- RT @zellieimani: Unarmed Black people are killed more than twice as much as unarmed white people. http://t.co/TjkMH5l71v 24 minutes ago
- RT @AVAETC: Bereaved black families seem pressured to forgive instantly, or be accused of complicity in civil unrest. #SamDubose (h/t @Vinc… 2 hours ago
- I do considerably enjoy Calypso by the great Sonny Rollins 5 hours ago
- RT @samswey: Context for unrest: Over the past 12 months, police in Cincinnati have killed black men at a higher rate than US Murder rate.… 20 hours ago
- RT @HickoryHigh: Pulled @JordanSWhite, @DerekJamesNBA, @dancingwithnoah and @Matt_Cianfrone together for an offseason RTOE http://t.co/jZge… 2 days ago
Just messing around, getting triple doubles
Live from Planet JaVale – Washington Wizards Preview
December 5, 2011Posted by on
I’m just going to skim over the obvious Washington Wizards bullet points and save the majority of capitalonian focus for the most intriguing player in the NBA.
- John Wall’s good and going to get much, much better. Hopefully all those summer games don’t sap his legs for the ultra 66-game grind.
- We all know they should still be the Bullets.
- The MJ era was awkward, but at least introduced us to a world where his Airness is far from infallible. At some point, we had to expect it and the Washington experience was just the first step toward mortality.
- Jordan Crawford on Jordan Crawford, “I don’t tell nobody, but I feel like I can be better than Michael Jordan.”
Now that the boring shit’s out the way, let’s dissect JaVaaaaaaale McGeeeeeeeeeeeeeeeee…
In the eyes of his peers, JaVale holds a unique place:
Ron Artest on JaVale:
“He potentially could be a really good player. I think he got to go to school a little bit more. He’s got to work on that IQ a little bit. He got to watch more tape. I don’t think he watches tape. I think he plays video games. I do. I don’t think he watches tape. I think he plays video games and I think he could possibly have an Atari. He should upgrade to a Play Station.”
Kenyon Martin on McGee:
“He’s shooting the ball like he’s Kareem. I know I’m not good, but I’m not calling for the ball.”
Lamar Odom sharing his thoughts after playing with JaVale at team USA try-outs in 2010:
“He’s not here by accident or mistake. He’s one of the most athletic players I’ve ever seen in my life…He’s 7-1, got like a David Robinson build, springs off the floor real quick, goes over the rim. If he can just get his feel for the game together, he can have an impact on a team. Because the game is called basketball, not run and jump.”
While the National Run & Jump Association has a certain ring to it, Lamar’s right. McGee’s physical talents make him one of the most captivating players in a league made up of world-class athletes and part of the reason I decided to dedicate 90% of this Wizards preview to him alone.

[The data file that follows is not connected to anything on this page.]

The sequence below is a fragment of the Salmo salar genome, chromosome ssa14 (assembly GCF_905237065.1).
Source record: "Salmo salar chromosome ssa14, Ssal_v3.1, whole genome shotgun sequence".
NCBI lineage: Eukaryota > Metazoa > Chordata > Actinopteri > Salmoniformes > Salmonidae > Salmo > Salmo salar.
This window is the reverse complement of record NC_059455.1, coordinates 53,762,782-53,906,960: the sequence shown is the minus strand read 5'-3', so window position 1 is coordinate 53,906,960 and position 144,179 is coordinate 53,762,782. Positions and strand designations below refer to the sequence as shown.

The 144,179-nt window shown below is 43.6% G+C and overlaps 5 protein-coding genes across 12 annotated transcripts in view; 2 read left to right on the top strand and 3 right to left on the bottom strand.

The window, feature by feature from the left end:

The director of USA Basketball, Jerry Colangelo, saw him up close during those same try-outs and added this:
“He’s very raw, he’s very young, he’s a real babe in terms of game experience and he has a real future. So that’s really how we left it with him: Keep working on your game and you may get a call sooner rather than later. You don’t know. We’re playing that by ear.
With the exception of K-Mart getting after him a bit, there’s a trend of inconsistency and lack of focus here and anyone who was willing to sit through the madcap Wizards’ antics last year knows exactly what I’m talking about. I can’t even fathom the trials and tribulations Wizards coach Flip Saunders goes through on a nightly basis:
“The cinnamon thing, that thing doesn’t cut it.”
And of McGee’s misplaced inclinations to take a defensive rebound and push the ball the length of the court?
“We’re going to eliminate his full-court dribbling, that’s what we are going to do. We’re going to eliminate or he’s going to be sitting with (reporters) at the press table for a while. Because I’ve watched that on film and that’s not good.”
Even his teammate, the 21-year-old prodigy John Wall, can see the potential impact McGee’s shenanigans have on the team:
“I don’t know what they (McGee and Nick Young) got going on. They got their own little stories, and their own little movies and they rap sometimes during the season. Basically, as long as they’re being serious and doing the right things and not playing around when its game time or when we’re having a meeting or on the road, anything like that, that’s all I can really focus on.”
McGee’s in a precarious situation in Washington. Like most youngsters, he could benefit greatly from the presence of a few veterans and some stability. Instead, he’s surrounded by other young’ns like Wall, Andray Blatche, Crawford and Young—he’s not that young by NBA standards, but still acts a fool from time to time. In the midst of that prankster-loving environment, McGee’s improved his game in each of his three seasons. His points, rebounds, blocks, field goal percentage, minutes played, games played, PER and offensive and defensive win shares all reached career highs last year. Just beyond the desperate cries for consistency from all corners of the NBA globe is the truth; JaVale’s rapidly improving and he’s only 23.
It’s a lot easier to get excited about a guy before he arrives. It’s the reason people have been flipping their shit about Anthony Randolph since he left LSU and the cause for Rubio mania. If we get a glimpse of that shining star potential, we’re hungry and imaginative about a cosmos full of possibilities and all the while the kids we pin these hopes on are just that … kids; still growing, still developing, still becoming. Some make it, some don’t and then some do this: